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Neutering degus

Octodon degus sterilization or castration is used to limit reproduction in this rodent. It involves the removal of reproductive capacity, often surgically and permanently. Castration is now widespread for males, to regulate certain aggressive behaviors between males, particularly in the presence of females. There are a number of advantages and disadvantages to consider before having a degus neutered01

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Advantages and disadvantages of sterilization/castration of degus

Before making a decision regarding this medical procedure on a degus, it’s important to be properly informed about the advantages and disadvantages of neutering a degu. You should also discuss the matter with your veterinarian, in order to validate your choice with a professional.

Illustration by ly_boo

Benefits of neutering

  • Preventing reproduction between degus: the main advantage of sterilization is to stop reproduction. This avoids unwanted litters, as well as the management of pregnancies and babies, which are often difficult to place.
  • Reduced aggressive behavior: sterilization can help reduce aggressive behavior, especially in males. Sterilized males are generally less prone to territorial conflicts and aggression in search of females.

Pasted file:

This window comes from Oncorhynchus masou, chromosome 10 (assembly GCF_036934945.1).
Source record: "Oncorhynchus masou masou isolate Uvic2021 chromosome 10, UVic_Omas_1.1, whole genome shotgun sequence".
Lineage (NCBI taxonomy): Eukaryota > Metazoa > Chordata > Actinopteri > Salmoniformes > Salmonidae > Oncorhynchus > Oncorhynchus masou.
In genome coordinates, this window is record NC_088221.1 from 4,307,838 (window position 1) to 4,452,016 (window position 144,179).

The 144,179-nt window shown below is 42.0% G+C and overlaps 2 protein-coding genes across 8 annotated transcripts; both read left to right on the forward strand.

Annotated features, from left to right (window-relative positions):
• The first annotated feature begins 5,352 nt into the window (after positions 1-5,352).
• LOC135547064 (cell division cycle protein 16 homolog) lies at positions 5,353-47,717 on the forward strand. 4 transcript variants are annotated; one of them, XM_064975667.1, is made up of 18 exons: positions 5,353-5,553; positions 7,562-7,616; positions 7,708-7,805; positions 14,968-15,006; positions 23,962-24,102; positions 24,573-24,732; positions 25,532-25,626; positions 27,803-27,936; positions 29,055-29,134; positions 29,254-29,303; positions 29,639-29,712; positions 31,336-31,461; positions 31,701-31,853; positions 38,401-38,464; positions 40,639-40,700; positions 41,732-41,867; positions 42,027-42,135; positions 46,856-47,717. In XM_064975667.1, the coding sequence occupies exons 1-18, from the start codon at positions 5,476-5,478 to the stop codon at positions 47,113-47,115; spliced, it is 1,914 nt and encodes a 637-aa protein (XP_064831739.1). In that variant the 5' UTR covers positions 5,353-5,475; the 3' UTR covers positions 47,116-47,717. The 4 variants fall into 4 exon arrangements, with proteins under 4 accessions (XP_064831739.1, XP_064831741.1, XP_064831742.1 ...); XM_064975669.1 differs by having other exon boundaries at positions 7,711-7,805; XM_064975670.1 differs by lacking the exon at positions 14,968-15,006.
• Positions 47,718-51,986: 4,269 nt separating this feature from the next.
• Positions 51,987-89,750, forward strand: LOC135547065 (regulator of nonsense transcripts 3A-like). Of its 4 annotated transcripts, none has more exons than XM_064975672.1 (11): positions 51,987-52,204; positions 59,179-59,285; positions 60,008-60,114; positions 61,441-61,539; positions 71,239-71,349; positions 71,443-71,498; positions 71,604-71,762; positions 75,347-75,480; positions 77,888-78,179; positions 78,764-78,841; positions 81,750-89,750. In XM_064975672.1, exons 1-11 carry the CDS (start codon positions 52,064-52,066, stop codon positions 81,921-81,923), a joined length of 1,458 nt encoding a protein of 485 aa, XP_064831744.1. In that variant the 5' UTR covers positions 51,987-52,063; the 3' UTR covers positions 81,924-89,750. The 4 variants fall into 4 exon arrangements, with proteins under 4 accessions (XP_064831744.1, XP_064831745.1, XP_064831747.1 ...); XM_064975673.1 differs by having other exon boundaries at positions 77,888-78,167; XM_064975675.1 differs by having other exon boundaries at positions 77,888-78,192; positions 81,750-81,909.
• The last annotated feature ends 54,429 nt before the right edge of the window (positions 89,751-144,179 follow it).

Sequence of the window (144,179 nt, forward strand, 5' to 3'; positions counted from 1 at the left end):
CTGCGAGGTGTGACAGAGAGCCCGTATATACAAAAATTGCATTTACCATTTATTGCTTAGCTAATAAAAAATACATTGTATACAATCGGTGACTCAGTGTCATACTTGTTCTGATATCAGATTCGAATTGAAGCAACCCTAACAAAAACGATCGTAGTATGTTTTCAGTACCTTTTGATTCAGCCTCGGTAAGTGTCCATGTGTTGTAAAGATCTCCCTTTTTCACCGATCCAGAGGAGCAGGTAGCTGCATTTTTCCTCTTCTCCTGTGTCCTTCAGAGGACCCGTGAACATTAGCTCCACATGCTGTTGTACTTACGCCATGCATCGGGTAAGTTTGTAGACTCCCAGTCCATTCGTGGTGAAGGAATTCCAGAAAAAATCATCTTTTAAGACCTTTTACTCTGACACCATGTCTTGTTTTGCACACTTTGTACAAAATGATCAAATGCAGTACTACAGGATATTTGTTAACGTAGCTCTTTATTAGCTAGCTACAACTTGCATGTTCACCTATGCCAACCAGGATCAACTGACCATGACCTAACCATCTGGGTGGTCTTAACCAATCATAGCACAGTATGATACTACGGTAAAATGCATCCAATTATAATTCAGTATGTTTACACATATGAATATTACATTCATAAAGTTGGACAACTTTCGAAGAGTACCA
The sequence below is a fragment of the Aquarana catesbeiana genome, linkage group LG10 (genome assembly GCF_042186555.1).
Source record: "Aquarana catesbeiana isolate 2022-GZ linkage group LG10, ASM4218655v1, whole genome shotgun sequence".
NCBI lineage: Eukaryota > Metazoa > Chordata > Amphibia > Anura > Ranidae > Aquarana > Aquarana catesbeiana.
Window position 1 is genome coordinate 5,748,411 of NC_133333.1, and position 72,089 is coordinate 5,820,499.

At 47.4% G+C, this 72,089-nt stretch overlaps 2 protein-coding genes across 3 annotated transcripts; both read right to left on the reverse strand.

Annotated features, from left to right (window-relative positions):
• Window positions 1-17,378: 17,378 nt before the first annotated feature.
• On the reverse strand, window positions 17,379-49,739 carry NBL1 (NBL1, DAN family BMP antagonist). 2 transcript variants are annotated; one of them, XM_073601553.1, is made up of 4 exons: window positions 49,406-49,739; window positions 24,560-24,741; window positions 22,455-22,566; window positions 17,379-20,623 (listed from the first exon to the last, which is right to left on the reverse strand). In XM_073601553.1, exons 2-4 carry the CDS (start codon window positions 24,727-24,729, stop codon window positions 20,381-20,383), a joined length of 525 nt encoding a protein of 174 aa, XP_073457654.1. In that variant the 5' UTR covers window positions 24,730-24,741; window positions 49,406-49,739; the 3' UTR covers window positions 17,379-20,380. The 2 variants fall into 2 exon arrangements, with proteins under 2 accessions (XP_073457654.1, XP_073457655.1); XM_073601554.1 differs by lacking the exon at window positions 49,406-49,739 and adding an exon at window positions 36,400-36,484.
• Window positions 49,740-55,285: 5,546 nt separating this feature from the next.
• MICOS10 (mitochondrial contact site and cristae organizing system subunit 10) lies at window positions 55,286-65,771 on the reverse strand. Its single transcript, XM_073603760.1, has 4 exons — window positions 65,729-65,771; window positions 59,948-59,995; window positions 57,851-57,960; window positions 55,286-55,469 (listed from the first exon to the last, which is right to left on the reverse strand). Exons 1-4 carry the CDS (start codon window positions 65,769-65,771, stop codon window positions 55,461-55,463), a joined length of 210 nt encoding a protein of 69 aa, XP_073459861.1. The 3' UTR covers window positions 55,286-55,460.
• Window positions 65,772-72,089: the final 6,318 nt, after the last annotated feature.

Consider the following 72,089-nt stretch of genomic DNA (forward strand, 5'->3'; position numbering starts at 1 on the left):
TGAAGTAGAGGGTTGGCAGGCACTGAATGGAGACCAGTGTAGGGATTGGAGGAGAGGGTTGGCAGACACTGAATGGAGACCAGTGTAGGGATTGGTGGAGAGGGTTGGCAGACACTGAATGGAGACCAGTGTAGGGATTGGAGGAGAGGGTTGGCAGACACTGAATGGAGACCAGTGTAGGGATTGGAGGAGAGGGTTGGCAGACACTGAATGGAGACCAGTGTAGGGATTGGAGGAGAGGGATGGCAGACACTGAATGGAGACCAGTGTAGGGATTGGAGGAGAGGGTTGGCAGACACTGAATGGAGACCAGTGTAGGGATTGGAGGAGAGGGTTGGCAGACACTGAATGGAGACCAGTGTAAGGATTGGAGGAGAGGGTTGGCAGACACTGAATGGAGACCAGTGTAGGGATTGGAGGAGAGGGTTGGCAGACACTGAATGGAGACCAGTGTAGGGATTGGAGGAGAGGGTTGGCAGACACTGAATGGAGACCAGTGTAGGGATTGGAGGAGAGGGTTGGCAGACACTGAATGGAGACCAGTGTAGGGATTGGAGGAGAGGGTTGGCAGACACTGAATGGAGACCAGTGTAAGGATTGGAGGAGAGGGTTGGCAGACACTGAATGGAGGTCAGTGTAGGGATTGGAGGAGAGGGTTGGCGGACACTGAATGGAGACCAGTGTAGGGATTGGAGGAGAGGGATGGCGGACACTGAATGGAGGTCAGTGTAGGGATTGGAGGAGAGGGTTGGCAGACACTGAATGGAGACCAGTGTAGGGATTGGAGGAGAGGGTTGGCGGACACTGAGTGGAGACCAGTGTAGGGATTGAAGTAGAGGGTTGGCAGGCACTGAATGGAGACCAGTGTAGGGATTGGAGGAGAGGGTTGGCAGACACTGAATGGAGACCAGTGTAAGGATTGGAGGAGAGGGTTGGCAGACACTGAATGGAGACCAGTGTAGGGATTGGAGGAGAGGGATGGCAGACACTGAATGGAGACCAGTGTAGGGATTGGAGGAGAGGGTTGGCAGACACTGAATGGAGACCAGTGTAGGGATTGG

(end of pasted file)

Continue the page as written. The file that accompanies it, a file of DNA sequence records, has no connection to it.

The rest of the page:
• Better social compatibility: sterilized males often get on better with their fellow dogs, making group cohabitation easier and minimizing conflicts.
  • Elimination of pregnancy risks: for females, sterilization eliminates the risks associated with pregnancy and parturition. This can be crucial to their health and well-being, as degus have up to a 50% chance of restarting an estrous cycle within a week of giving birth02 (in captivity).
  • Prevention of certain diseases: sterilization can reduce the risk of certain reproductive diseases, such as uterine infections in females or certain cancers.

Disadvantages of neutering

  • Anesthesia and associated risks: sterilization requires general anesthesia, which always entails risks, especially for small rodents such as Octodon degus.
  • Behavioral changes: sterilization can lead to behavioral changes due to hormonal fluctuations. These changes may or may not be temporary.
  • Effects on growth and development: early sterilization of young degus may affect their growth, development and even adult behavior. Its brain development and circadian cycle may be altered, with adverse consequences for the degus’s long-term health.
  • Weight gain: male degus have a tendency to gain weight following castration. For the sake of their health, you should keep a close eye on their diet and not let them exceed 300g.
  • Irreversible surgery: neutering is an irreversible procedure. Once the reproductive organs have been removed, there is no turning back.
  • Procedural stress: surgery and the post-sterilization recovery period can be stressful for degus, influencing their general well-being. However, this is often a very temporary condition.
  • The need for an experienced veterinarian: sterilizing small rodents like Octodon degus requires the expertise of a veterinarian experienced in this field, and familiar with the specificities of the species.